The United States is "not winning" the war against Taliban insurgents in Afghanistan, Defense Secretary Jim Mattis told Congress on Tuesday, promising to brief lawmakers on a new war strategy by mid-July that is widely expected to call for thousands more US troops.
The remarks were a blunt reminder of the gloom underscoring US military assessments of the war between the US-backed Afghan government and the militant groups, classified by US commanders as a "stalemate" despite almost 16 years of fighting.
"We are not winning in Afghanistan right now. And we will correct this as soon as possible," Mattis said in testimony to the Senate Armed Services Committee. Mattis acknowledged that he believed the Taliban were "surging" at the moment, something he said he intended to address.
Some US officials questioned the benefit of sending more troops to Afghanistan because any politically palatable number would not be enough to turn the tide, much less create stability and security.
To date, more than 2,300 Americans have been killed and more than 17,000 wounded since the war began in 2001.
Less than 60% control
The Afghan government was assessed by the US military to control or influence just 59.7 percent of Afghanistan's 407 districts as of February 20, a nearly 11 percentage-point decrease from the same time in 2016, according to data released by the US Special Inspector General for Afghanistan Reconstruction.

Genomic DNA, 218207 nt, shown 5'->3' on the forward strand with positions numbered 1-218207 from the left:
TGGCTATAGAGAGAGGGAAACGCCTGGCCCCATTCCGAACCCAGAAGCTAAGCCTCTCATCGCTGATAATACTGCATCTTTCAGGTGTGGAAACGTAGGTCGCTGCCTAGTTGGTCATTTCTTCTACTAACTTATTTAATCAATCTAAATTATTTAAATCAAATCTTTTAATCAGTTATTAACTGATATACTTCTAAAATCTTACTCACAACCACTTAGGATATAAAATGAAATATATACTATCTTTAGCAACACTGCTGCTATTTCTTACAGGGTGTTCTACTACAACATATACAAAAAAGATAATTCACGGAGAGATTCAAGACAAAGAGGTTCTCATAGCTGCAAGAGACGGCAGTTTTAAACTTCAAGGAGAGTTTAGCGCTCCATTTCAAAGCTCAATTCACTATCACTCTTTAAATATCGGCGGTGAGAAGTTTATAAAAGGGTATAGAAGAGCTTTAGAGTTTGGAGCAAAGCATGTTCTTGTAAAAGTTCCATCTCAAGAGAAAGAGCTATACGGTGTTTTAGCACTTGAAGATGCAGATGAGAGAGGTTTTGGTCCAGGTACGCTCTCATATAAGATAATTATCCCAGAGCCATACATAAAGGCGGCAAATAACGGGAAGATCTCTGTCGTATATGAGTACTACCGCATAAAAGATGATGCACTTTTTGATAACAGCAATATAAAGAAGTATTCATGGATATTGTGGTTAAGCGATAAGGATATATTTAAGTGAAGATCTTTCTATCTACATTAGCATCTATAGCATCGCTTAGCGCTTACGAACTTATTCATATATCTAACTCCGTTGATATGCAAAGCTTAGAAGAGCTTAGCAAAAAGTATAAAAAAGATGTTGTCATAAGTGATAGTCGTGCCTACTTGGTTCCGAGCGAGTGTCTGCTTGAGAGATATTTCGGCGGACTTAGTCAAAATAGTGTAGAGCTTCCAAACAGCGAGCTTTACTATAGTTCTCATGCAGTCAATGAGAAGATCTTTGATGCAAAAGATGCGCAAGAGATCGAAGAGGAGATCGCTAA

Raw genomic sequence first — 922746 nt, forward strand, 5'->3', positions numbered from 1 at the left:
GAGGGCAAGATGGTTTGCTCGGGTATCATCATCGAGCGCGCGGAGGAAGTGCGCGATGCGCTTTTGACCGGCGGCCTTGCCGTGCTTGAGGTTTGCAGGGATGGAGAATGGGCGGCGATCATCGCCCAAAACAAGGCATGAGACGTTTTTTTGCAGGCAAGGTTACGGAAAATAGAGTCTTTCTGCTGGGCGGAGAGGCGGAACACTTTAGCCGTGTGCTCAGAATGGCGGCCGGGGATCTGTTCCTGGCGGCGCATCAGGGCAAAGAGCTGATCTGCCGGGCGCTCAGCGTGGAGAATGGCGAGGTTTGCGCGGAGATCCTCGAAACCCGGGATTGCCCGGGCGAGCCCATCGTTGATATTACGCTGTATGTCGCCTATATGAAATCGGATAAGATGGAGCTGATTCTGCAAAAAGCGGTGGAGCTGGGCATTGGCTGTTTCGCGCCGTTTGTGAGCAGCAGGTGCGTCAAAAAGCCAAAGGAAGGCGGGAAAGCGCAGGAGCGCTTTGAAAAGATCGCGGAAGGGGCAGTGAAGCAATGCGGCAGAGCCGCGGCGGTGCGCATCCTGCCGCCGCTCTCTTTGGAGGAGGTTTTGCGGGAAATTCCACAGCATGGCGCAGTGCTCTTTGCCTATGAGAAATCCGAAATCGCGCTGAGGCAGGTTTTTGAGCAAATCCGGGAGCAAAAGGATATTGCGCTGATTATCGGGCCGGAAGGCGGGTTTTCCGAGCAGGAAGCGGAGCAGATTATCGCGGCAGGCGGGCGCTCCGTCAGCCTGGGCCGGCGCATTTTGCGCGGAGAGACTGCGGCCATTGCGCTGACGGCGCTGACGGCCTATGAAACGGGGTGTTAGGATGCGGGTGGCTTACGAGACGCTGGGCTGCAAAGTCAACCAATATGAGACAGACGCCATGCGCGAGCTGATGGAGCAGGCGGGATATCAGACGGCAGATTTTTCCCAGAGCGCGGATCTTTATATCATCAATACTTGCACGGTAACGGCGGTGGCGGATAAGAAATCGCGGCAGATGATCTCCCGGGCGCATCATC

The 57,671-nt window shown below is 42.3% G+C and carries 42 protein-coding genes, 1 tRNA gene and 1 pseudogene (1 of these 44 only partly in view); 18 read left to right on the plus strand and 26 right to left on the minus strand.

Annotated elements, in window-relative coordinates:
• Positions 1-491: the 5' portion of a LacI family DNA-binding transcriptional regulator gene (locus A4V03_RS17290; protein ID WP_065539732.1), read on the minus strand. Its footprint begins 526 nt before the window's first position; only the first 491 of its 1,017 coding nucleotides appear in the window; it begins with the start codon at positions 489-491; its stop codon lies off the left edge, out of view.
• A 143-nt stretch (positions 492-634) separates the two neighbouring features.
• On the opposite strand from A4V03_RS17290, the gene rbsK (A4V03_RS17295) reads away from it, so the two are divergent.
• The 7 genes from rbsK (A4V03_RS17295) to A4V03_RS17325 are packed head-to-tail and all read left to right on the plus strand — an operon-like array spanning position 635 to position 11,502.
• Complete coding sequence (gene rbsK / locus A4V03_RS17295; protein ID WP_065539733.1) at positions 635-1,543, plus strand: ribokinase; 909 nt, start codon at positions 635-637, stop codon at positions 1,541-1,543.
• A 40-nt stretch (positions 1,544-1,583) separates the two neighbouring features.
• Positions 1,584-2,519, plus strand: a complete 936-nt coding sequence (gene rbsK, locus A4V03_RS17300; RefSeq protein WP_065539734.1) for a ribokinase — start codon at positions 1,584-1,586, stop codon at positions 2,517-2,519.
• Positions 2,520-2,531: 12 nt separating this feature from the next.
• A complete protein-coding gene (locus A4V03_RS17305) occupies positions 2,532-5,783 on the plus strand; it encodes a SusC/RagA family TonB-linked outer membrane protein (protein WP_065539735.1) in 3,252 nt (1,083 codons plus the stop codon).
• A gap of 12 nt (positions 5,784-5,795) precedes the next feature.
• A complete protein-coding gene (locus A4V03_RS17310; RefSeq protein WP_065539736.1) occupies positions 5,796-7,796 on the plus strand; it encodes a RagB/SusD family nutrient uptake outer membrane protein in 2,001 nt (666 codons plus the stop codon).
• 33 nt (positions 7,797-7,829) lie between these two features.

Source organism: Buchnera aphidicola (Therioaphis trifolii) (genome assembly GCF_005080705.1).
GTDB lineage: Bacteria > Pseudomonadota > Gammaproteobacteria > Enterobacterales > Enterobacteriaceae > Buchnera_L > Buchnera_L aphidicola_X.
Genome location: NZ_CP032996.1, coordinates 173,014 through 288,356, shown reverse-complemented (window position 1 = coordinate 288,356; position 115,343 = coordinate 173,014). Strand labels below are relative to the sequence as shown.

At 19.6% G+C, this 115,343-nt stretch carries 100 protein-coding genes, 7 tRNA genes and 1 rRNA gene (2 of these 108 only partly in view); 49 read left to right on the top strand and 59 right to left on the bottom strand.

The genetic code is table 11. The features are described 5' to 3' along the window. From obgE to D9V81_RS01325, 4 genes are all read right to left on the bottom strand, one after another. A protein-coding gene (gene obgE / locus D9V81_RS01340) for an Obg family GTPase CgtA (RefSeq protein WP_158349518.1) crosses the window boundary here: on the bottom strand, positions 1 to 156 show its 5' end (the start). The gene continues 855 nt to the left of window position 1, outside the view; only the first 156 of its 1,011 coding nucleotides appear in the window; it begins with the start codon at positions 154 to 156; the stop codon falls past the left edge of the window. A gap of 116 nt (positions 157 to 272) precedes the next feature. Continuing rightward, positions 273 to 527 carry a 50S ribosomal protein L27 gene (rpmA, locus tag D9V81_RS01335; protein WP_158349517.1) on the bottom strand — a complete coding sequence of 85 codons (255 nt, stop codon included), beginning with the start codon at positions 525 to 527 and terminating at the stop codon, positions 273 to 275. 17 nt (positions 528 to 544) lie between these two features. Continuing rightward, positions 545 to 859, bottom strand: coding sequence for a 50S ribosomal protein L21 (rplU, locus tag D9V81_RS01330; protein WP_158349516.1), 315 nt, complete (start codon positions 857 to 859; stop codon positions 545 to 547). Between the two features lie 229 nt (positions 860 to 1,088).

A truck bomb explosion in Kabul last month killed more than 150 people, making it the deadliest attack in the Afghan capital since the Taliban were ousted in 2001 by a NATO-led coalition after ruling the country for five years.
On Saturday, three US soldiers were killed when an Afghan soldier opened fire on them in eastern Afghanistan.
Reuters reported in late April that the administration of US President Donald Trump was carrying out a review of Afghanistan, and conversations were revolving around sending between 3,000 and 5,000 US and coalition troops there.
Deliberations include giving more authority to forces on the ground and taking more aggressive action against Taliban fighters.
Senator John McCain, the chairman of the Senate committee, pressed Mattis on the deteriorating situation, saying the United States had an urgent need for "a change in strategy, and an increase in resources if we are to turn the situation around."
"We recognise the need for urgency," Mattis said.